If you have a router with a 1/4-in. collet, buy a carbide straight-cutting bit with a 1 to 1-1/4-in. cutting length (sold at home centers and woodworking stores). Place your straightedge on top of the board you're jointing. Set the straightedge guide back on the board so you remove only 1/16 in. of stock at a time. This technique is easier if your router has a base with a straight edge, but it also works with a round base. This “straight edge on top” method works best for 1/4-in. shank router bits because it puts most of the force on the router base instead of the bit's shank.
If you have a router with a 1/2-in. collet, go with the “straight edge on bottom” method by using a 1 to 1-1/2-in. carbide flush trim bit with bottom bearing (sold at woodworking stores). This technique puts the force on the bit's shank, but that's OK with these heavier bits. Just tightly clamp your straightedge on the bottom of the stock and set it about 1/16 in. back from the stock's edge. The only measuring you need to do is to make sure your board winds up with the same width on both ends.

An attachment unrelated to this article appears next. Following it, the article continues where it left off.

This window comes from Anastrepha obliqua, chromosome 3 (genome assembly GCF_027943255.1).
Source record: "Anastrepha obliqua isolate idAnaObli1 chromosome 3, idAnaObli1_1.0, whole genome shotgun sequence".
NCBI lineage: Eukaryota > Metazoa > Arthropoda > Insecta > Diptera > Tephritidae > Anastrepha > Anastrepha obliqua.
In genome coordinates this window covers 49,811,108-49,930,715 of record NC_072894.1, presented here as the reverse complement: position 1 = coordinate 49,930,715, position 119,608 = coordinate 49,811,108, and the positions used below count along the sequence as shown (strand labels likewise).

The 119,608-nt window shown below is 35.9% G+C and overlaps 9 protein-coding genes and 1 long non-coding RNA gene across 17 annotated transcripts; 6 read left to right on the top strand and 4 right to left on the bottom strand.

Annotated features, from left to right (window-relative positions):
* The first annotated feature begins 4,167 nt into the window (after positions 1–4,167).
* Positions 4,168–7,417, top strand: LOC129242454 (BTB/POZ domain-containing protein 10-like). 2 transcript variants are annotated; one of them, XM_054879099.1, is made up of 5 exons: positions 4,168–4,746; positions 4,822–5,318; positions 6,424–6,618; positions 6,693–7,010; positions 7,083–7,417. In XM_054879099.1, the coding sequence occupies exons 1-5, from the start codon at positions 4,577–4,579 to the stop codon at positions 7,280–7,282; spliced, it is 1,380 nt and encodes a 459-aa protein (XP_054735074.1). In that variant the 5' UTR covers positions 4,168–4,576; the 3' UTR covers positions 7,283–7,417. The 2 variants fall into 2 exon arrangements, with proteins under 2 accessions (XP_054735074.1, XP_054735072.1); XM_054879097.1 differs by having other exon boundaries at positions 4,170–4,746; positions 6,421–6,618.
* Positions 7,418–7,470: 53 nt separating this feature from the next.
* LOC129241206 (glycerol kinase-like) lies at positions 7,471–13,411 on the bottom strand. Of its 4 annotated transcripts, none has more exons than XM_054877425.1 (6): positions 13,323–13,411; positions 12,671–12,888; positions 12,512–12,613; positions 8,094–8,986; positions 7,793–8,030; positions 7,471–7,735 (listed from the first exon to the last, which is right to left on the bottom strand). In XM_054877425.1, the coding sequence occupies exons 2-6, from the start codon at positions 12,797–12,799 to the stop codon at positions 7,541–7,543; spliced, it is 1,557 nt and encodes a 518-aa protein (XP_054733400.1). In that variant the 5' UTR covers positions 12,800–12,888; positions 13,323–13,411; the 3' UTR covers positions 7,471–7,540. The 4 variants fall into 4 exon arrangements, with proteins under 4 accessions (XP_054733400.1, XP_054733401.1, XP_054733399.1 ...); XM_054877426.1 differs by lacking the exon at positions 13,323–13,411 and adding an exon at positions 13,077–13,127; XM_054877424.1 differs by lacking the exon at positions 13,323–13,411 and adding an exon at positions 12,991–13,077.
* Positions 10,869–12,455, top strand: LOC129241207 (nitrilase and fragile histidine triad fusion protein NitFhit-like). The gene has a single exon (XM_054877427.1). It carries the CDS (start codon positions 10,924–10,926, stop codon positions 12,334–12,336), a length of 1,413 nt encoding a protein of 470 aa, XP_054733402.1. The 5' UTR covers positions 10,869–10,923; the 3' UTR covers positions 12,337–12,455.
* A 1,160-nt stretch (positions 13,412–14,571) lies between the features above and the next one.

You can use a router to make those square, straight edges you need to join boards into a solid wood panel. It's more time-consuming than using a jointer, especially for long boards, but in some ways a router works even better. You don't have to worry about having a long enough outfeed table (or workshop) for long boards or having the infeed and outfeed tables perfectly aligned. All you need is a good carbide straight-cutting router bit and a piece of 1/2-in. medium-density fiberboard (MDF) with a factory straight edge. The photos show two ways to make your joint.
If you have a very bowed board, snap a straight line with your chalk box, then use your circular saw to get a rough straightedge before routing.